The closely related vulcan elf cup (Geopyxis vulcanalis) has a pale orange to yellowish fruitbody that is deeply cup shaped before flattening in maturity, and its crushed flesh often has an odor of sulfur. It may be distinguished microscopically by its paraphyses, which lack the orange-brown granules characteristic of G. carbonaria. It also has larger spores, measuring 14–22 by 8–11 µm. Unlike G. carbonaria, it grows on substrates other than burned wood, including mosses, and needle duff.[18] Tarzetta cupularis, which grows habitats similar to G. carbonaria, is distinguished microscopically by its spores that contain two oil droplets.[19] Tarzetta catinus is also similar.[20] Other genera with similar species with which G. carbonaria may be confused in the field include Aleuria, Caloscypha, Melastiza, and Sowerbyella.[19]

Habitat and distributionEdit

Geopyxis carbonaria is widespread on burned soil or charcoal in the spring and throughout the growing season.[16] It is one of the most common pioneer species found on burned ground.[9] The charred litter on the forest floor increases the underlying soil pH as well as the availability of minerals.[21] Fruitbodies are produced from 16 to 139 weeks after a forest fire in areas with coniferous trees.[22] Most fruitbodies are produced in the first year after a burn. The fungus prefers fruiting in microhabitats with thin postfire duff near standing burned tree trunks. Geopyxis carbonaria fruitbodies are often found in the same post-fire stands as morels, although the former is usually more abundant.[23] Because the pixie cup fruits earlier than morels, it may serve as an indicator of imminent morel fruiting.[24] Other cup fungi often found fruiting in the same area as G. carbonaria include those from the genera Aleuria, Anthracobia, Peziza, and Tarzetta.[25]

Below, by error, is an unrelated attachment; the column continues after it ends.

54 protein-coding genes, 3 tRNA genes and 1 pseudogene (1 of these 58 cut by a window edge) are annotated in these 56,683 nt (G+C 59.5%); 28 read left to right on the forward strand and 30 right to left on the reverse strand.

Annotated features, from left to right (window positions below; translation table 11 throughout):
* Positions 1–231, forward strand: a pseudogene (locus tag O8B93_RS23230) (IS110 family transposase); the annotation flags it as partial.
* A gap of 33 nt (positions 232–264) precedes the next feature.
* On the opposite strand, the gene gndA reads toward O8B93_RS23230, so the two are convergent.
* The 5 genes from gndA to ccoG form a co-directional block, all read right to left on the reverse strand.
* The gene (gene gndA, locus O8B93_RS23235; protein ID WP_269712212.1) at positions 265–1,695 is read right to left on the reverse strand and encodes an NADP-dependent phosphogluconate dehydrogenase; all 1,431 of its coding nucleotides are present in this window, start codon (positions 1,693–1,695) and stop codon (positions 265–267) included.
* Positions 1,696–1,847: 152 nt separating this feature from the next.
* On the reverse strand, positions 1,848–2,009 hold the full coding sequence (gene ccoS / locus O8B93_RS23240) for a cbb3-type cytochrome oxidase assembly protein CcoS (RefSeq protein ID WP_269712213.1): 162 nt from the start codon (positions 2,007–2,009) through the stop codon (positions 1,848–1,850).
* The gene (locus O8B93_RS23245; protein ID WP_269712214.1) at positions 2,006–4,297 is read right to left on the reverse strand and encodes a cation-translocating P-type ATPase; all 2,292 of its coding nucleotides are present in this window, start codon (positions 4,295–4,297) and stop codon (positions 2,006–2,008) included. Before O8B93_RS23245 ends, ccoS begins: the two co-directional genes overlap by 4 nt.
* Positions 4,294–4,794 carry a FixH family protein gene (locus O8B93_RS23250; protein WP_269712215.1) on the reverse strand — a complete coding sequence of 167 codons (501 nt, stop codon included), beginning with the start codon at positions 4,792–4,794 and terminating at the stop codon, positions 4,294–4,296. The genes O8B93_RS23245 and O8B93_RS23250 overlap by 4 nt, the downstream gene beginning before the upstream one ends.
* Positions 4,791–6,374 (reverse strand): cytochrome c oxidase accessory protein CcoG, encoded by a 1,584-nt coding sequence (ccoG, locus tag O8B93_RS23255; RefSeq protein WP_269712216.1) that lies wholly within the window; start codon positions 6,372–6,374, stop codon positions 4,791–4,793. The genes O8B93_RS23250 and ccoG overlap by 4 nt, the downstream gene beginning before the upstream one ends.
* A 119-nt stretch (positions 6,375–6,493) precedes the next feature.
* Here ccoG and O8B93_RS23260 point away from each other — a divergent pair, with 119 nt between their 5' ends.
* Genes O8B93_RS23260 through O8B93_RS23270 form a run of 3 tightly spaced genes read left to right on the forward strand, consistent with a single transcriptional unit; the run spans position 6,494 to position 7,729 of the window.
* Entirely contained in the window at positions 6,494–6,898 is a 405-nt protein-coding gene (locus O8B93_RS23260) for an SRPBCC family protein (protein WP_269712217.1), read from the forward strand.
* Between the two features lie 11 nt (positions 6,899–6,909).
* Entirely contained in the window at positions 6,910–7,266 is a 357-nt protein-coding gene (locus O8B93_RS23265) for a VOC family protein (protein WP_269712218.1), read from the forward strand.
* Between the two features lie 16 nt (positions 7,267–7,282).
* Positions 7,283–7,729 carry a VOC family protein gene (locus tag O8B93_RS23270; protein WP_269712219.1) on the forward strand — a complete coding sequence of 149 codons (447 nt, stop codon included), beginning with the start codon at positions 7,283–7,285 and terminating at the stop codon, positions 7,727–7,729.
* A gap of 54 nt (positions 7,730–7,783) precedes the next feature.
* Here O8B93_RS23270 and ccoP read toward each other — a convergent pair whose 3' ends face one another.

The fungus is found in Europe (from where it was originally described),[26] and is widespread throughout North America. The North American distribution extends north to Alaska.[11] In 2010, it was reported for the first time from Turkey.[14]


A solitary G. carbonaria fruitbody growing on burnt woody debris

Although primarily a saprotrophic fungus involved in the post-fire breakdown of duff and coniferous roots, Geopyxis carbonaria has been shown to be capable of forming ectomycorrhizae with Norway spruce (Picea abies).[17] It had been demonstrated earlier in laboratory experiments that the fungus has a biotrophic interaction with lodgepole pine (Pinus contorta). The hyphae of G. carbonaria were able to infect the cortex of the tree seedling, but did not penetrate the endodermis. These traits suggest that the fungus is a moderate pathogen, with limited ability to cause reductions in seed germination.[27][28] Additionally, the fungus produces the enzyme polyphenol oxidase, and can break down the complex organic polymer lignin—features characteristic of saprotrophic fungi.[29] The formation of a rudimentary Hartig net, a characteristic of mycorrhizal fungi, indicated that G. carbonaria might be capable of forming mutualistic relationships under the right conditions. Vrålstad and colleagues suggest that its below-ground association with spruce roots protects it from physical damage in the event of a fire, and the extensive fruitbody production after a fire may reflect "a successful fungal escape from a dying host where the fungus no longer can maintain its biotrophic association".[17]

Large fruitings of the fungus are often associated with damage to the host tree, such as that which occurs with burning. A field study conducted in Norway demonstrated that fruit bodies were more likely to be found in areas that were heavily burned, compared to locations with light to moderate burning where the trees remained viable, or in clearcut areas. Fruiting was much denser in spruce forests—with up to 700–1000 fruitbodies per square meter—than in pine forests, where fruitbodies were sporadic.[17] Fruitbodies grew by the millions in the year following the Yellowstone fires of 1988.[9]


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  3. ^ Cooke MC. (1879). Mycographia, seu Icones fungorum. Figures of fungi from all parts of the world, drawn and illustrated by M. C. Cooke. Volume 1. Discomycetes, part 1. London, UK: Williams & Norgate. p. plate 74 (figure 284).